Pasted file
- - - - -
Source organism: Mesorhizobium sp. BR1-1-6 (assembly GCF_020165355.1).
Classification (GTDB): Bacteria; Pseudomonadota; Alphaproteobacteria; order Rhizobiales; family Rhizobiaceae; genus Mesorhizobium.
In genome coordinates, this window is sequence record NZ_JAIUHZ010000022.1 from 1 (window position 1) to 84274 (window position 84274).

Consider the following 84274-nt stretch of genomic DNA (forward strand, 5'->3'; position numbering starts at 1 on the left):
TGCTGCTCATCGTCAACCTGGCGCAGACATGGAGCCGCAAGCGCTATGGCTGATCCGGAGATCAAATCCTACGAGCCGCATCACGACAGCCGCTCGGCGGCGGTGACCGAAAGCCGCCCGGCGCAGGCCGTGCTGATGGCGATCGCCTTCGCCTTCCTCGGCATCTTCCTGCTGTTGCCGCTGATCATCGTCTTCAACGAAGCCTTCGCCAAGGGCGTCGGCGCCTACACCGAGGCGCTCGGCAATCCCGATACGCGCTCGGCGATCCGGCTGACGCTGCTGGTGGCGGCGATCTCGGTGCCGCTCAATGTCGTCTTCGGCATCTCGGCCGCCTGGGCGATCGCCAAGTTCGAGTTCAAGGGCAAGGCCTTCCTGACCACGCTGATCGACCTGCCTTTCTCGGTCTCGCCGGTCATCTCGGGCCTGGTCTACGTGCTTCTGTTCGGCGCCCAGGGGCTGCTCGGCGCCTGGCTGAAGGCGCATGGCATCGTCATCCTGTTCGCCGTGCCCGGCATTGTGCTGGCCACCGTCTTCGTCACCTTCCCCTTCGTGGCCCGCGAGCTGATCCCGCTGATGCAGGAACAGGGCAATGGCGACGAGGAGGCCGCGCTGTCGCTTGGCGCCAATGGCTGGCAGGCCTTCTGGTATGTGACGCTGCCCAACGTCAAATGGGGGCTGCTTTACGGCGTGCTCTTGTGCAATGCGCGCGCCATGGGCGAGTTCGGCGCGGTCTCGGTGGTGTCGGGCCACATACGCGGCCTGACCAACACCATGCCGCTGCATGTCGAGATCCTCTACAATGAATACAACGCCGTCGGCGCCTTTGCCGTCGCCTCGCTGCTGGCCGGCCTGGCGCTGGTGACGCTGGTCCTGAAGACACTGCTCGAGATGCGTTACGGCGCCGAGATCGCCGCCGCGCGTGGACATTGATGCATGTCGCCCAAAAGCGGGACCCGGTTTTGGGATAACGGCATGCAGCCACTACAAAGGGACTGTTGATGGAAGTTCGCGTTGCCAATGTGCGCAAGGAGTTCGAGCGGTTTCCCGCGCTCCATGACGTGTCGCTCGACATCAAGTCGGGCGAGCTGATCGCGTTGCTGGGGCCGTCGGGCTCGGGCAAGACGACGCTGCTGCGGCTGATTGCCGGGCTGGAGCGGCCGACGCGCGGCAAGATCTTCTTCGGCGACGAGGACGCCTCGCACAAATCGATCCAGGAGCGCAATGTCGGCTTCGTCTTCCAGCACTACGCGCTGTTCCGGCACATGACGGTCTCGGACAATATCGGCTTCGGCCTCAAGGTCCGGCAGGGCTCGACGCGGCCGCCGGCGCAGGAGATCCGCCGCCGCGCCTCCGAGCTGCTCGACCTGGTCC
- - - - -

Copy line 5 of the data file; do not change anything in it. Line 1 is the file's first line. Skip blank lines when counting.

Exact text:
TGCTGCTCATCGTCAACCTGGCGCAGACATGGAGCCGCAAGCGCTATGGCTGATCCGGAGATCAAATCCTACGAGCCGCATCACGACAGCCGCTCGGCGGCGGTGACCGAAAGCCGCCCGGCGCAGGCCGTGCTGATGGCGATCGCCTTCGCCTTCCTCGGCATCTTCCTGCTGTTGCCGCTGATCATCGTCTTCAACGAAGCCTTCGCCAAGGGCGTCGGCGCCTACACCGAGGCGCTCGGCAATCCCGATACGCGCTCGGCGATCCGGCTGACGCTGCTGGTGGCGGCGATCTCGGTGCCGCTCAATGTCGTCTTCGGCATCTCGGCCGCCTGGGCGATCGCCAAGTTCGAGTTCAAGGGCAAGGCCTTCCTGACCACGCTGATCGACCTGCCTTTCTCGGTCTCGCCGGTCATCTCGGGCCTGGTCTACGTGCTTCTGTTCGGCGCCCAGGGGCTGCTCGGCGCCTGGCTGAAGGCGCATGGCATCGTCATCCTGTTCGCCGTGCCCGGCATTGTGCTGGCCACCGTCTTCGTCACCTTCCCCTTCGTGGCCCGCGAGCTGATCCCGCTGATGCAGGAACAGGGCAATGGCGACGAGGAGGCCGCGCTGTCGCTTGGCGCCAATGGCTGGCAGGCCTTCTGGTATGTGACGCTGCCCAACGTCAAATGGGGGCTGCTTTACGGCGTGCTCTTGTGCAATGCGCGCGCCATGGGCGAGTTCGGCGCGGTCTCGGTGGTGTCGGGCCACATACGCGGCCTGACCAACACCATGCCGCTGCATGTCGAGATCCTCTACAATGAATACAACGCCGTCGGCGCCTTTGCCGTCGCCTCGCTGCTGGCCGGCCTGGCGCTGGTGACGCTGGTCCTGAAGACACTGCTCGAGATGCGTTACGGCGCCGAGATCGCCGCCGCGCGTGGACATTGATGCATGTCGCCCAAAAGCGGGACCCGGTTTTGGGATAACGGCATGCAGCCACTACAAAGGGACTGTTGATGGAAGTTCGCGTTGCCAATGTGCGCAAGGAGTTCGAGCGGTTTCCCGCGCTCCATGACGTGTCGCTCGACATCAAGTCGGGCGAGCTGATCGCGTTGCTGGGGCCGTCGGGCTCGGGCAAGACGACGCTGCTGCGGCTGATTGCCGGGCTGGAGCGGCCGACGCGCGGCAAGATCTTCTTCGGCGACGAGGACGCCTCGCACAAATCGATCCAGGAGCGCAATGTCGGCTTCGTCTTCCAGCACTACGCGCTGTTCCGGCACATGACGGTCTCGGACAATATCGGCTTCGGCCTCAAGGTCCGGCAGGGCTCGACGCGGCCGCCGGCGCAGGAGATCCGCCGCCGCGCCTCCGAGCTGCTCGACCTGGTCC